A tale of folly and victory told in two Instagram posts almost exactly 6 months apart. The first was from July 17th, 2016, the second from January 16th, 2017.
Right after our offer was accepted on our house, but three months before we moved in, I prompted convinced Nik we needed to stop in every vintage and salvage shop in the city, to “get ideas.” Mostly, my ideas often result in expensive, enduring obsessions. Despite my best effort, this tale does not involve either of these mirrors, although I’m still waging a campaign for a 10ft tall Kingdom mirror for our foyer.
We’re lucky to have so many great places to find vintage wares in the city, and more than one architectural salvage shop. I love all of them for various reasons, but there’s something that just gets me every time about the way Provenance curates a display.
On the first trip, we spied a gorgeous Art Deco light fixture that Nik especially was smitten with. We carried it around while we shopped, and then became sweaty-palmed at our audacity when we finally found someone to ask about the cost. While it wasn’t out of splurge-range, it was more than we could justify on a house we didn’t own yet.
Six months later, though, we stopped back in, and the light was still there. And maybe it was a lapse of willpower from heads stuffed full of renovation plaster dust, or the inoculation of sticker shock after finally writing the check for the impending counter tops, but we bought it.
To “save” some money, I employed my favorite bargaining-lite technique: choosing a second object and asking for a deal if we purchase both together. I see my fallacy here: I’m buying more and ultimately paying more than than if I just bought the one item in the first place, but I hate bargaining for real, and I do actually feel good about the money we saved from the listed costs. We have another light to install in the library when that room is ready, this one a simpler school light. Both were rewired at no cost, which was a big help.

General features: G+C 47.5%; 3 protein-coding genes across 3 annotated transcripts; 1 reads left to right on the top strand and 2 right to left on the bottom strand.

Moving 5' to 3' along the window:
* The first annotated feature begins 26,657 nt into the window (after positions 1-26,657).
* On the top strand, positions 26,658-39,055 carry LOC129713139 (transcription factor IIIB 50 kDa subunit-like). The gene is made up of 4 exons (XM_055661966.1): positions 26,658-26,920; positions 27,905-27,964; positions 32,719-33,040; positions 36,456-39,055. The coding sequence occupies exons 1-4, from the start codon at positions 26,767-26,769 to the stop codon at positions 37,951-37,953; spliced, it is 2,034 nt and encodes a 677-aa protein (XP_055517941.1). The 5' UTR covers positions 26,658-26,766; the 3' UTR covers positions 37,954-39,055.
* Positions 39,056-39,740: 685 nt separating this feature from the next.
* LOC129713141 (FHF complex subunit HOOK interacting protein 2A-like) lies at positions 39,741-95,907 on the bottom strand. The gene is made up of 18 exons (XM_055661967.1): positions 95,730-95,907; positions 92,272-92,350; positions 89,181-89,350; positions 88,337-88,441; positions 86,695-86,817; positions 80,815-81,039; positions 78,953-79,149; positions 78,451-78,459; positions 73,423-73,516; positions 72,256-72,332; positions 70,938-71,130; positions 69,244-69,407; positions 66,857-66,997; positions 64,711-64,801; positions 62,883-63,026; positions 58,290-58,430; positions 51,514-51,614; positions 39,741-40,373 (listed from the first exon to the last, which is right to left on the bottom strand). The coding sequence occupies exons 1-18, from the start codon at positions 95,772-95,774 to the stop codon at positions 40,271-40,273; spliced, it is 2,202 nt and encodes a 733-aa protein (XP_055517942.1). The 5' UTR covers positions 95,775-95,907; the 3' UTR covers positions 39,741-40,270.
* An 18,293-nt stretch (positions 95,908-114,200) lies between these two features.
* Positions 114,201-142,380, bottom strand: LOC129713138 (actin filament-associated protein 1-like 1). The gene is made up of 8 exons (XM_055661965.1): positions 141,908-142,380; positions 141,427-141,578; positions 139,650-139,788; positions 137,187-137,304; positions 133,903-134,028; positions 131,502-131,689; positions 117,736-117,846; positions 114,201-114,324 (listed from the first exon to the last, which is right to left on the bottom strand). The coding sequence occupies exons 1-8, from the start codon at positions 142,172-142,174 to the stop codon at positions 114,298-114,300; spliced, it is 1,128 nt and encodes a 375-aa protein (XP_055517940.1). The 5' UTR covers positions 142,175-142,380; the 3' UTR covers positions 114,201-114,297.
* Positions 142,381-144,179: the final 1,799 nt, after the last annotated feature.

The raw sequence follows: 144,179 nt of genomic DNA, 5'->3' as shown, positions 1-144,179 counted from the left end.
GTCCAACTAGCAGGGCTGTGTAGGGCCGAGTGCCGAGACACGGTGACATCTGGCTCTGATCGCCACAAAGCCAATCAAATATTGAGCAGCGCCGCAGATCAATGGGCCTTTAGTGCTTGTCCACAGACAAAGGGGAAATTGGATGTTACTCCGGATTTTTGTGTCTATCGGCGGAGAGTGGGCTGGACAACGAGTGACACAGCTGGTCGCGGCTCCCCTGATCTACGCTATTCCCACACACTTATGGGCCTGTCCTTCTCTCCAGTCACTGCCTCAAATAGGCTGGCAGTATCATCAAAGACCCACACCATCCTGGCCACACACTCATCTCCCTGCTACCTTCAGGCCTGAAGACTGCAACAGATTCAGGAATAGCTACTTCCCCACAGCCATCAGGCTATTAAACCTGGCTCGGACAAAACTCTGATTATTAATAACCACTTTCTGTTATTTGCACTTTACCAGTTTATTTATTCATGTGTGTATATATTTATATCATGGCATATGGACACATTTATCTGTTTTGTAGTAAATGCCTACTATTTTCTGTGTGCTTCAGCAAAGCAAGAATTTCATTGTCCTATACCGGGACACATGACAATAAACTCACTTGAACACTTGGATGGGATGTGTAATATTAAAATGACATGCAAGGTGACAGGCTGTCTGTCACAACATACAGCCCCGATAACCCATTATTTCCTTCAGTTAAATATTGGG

If you give a renovator a light fixture, she’s going to have to paint the ceiling, and if she’s going to paint the ceiling, she’s also going to paint the walls, and if she’s going to paint the walls, then she’s going to have to patch the dents, and so on. Our handsome light sat in an undignified cardboard box for a couple weeks until we found the time to prep the space. I finally started this past Saturday while Nik was out of town. We worked on it together on Sunday, and on Monday after work, we did some last touch ups and I installed the fixture. It sounds pretty quick when I say it like that, but I’m seriously burned out on painting at the moment, so I would estimate that it took a total of 500 perception-hours.
The fixture that was previously installed was one of the many generic boob lights in the house, a fairly innocuous version of the genre, but nothing special.
The walls are painted our standard Valspar Swiss Coffee, which has just enough warm grey to keep with white walls from looking too stark and provides some needed contrast with the trim and ceiling. After painting the bedroom, a third floor room, the studio apartment and now the second floor hallway, we’re actually nearing the bottom of our 5 gallon bucket. The trim and doors were painted with a semi-gloss finish and the ceiling is flat, all in a bright white.
The first fixture I changed out in the house was in the bedroom, which I have yet to blog about, probably because I still have to process the multi-day frustrating experience that required a mid-installation run to the hardware store to deal with a terribly installed juncture box. This, by comparison, was a breeze. There was a tense moment when I realized the screws to secure the canopy were too short, but that was easily rectified by reusing the screws from the previous fixture.
As with any electrical endeavor, my voltage tester (I have this one) is worth its weight in gold.
And here it is, our new-old gorgeous light, the one that almost got away, the one we couldn’t stop bringing up for six months, the one that is now installed right outside our bedroom door where we’ll get to see it every morning.
The light is an iconically Art Deco fixture, made in approximately the 1930’s, with a milk glass skyscraper shade with a bold, black, painted outline. Of course, it’s not historically accurate in our Victorian, but I am firmly not a period purist, by any means. More of a beautifully made objectist, if anything.
The hallway work is ongoing. We swapped out the switch plates and knobs, but still need to paint the stair risers and hang some art, so we’ll call this a progress post, which justifies the fact that I’m too smitten with this light to wait for the weekend and some daylight to take some better comparison pictures. But can you blame me?